Rights groups and U.S. lawmakers have called on the International Olympic Committee (IOC) to postpone the 2022 Games and relocate the event unless China ends what the United States deems an ongoing genocide against Uyghurs and other Muslim minority groups.
The United States Olympic and Paralympic Committee (USOPC) said on Tuesday it would prioritize educating its athletes on global issues ahead of the Games, where some could face questions on China’s human rights record.
At the USOPC media summit this week, however, athletes were already part of the conversation.
“Athletes have a voice and why not use them,” two-time Olympic luger Tucker West told reporters Tuesday. “Every human deserves to be treated equally with respect and dignity and fairness—you know, I’ll kind of leave it at that.
“Regarding the boycott: It’s not my job to decide where the Olympics are.”
Addressing China’s human rights record, three-time Olympic ice dancer Evan Bates offered among the strongest denunciations.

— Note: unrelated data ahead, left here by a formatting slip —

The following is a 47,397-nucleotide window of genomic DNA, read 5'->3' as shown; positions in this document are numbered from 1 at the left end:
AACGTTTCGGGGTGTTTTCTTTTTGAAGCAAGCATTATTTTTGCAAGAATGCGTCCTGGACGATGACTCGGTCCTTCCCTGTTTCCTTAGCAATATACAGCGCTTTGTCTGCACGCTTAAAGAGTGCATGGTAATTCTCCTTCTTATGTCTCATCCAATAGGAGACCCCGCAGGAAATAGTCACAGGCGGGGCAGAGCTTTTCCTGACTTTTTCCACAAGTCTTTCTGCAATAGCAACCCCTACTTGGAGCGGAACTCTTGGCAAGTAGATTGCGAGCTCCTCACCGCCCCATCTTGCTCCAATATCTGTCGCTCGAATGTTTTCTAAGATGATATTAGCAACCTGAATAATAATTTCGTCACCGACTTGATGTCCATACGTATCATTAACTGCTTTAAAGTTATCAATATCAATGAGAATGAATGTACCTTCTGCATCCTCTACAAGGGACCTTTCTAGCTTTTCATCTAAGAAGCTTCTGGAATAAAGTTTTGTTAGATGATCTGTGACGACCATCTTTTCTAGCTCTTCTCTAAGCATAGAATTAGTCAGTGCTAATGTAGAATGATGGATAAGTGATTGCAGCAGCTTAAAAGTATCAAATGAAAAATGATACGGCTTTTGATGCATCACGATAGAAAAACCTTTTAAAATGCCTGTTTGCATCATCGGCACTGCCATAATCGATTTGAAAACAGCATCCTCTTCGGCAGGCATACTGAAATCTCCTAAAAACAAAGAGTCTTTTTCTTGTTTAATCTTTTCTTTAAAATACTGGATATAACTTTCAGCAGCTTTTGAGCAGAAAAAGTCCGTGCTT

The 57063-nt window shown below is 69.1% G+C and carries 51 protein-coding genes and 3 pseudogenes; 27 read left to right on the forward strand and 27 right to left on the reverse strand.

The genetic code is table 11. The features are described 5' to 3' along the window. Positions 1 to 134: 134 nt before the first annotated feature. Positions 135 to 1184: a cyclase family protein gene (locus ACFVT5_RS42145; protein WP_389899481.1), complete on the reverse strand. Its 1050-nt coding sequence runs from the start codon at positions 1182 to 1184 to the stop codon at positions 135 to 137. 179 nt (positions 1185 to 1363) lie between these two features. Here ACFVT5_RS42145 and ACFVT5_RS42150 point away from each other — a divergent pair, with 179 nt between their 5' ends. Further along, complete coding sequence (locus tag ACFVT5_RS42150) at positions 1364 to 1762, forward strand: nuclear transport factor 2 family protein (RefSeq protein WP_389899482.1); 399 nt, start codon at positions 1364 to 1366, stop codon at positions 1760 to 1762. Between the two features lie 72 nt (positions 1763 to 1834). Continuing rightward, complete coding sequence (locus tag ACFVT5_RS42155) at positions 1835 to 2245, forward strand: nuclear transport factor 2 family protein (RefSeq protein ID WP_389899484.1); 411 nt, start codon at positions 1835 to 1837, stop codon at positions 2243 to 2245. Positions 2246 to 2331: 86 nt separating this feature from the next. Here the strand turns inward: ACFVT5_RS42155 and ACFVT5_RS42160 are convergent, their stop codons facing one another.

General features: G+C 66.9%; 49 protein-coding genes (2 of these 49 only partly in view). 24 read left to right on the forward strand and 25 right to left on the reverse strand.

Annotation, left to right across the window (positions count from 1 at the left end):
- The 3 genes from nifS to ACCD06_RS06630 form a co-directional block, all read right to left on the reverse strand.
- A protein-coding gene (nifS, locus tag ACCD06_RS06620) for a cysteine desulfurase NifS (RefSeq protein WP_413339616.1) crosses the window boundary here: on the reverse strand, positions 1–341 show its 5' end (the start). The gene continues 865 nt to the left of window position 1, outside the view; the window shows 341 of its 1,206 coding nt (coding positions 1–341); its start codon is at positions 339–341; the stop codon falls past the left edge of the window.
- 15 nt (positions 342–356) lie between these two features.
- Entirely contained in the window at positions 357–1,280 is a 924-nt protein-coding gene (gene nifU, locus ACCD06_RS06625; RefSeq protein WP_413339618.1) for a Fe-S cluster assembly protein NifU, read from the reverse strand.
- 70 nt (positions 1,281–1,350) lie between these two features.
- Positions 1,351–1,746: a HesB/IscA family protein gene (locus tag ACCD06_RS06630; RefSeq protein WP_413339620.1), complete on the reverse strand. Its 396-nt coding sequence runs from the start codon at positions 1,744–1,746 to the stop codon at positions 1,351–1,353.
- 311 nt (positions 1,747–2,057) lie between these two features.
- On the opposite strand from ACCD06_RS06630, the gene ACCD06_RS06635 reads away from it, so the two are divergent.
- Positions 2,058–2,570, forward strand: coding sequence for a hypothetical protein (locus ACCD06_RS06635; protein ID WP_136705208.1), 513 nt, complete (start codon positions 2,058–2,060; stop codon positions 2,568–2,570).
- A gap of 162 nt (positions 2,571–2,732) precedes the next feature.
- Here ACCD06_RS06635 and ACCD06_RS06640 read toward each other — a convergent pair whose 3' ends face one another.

“It’s terrible—it’s awful. And I don’t think any athlete would be in support of that,” Bates said, adding that celebrating “what the Olympic movement stands for” was important.
“I have no problem speaking for the athletes and saying that what’s happening there is terrible and we’re human beings too and when we read and hear about the things that are happening there, we absolutely hate that. We hate what’s going on there.”
The USOPC on Monday refused to be drawn into the debate, as Chief Executive Sarah Hirshland drove home a message that Olympic boycotts essentially harm athletes and do very little to impact problems in host countries.
But the topic remained front-and-center as Beijing Olympics organizers received the Olympic flame on Tuesday in Athens while human rights activists called for a boycott.
“For a greater change to occur there must be the power that is beyond the Olympics. It has to be changed at a remarkable scale,” said figure skater Nathan Chen, who picked up a bronze medal in the team event at the Pyeongchang Games.
“However, the fact that people are talking about this issue, and the Olympics are bringing it to light is already a step in the right direction.”
By Amy Tennery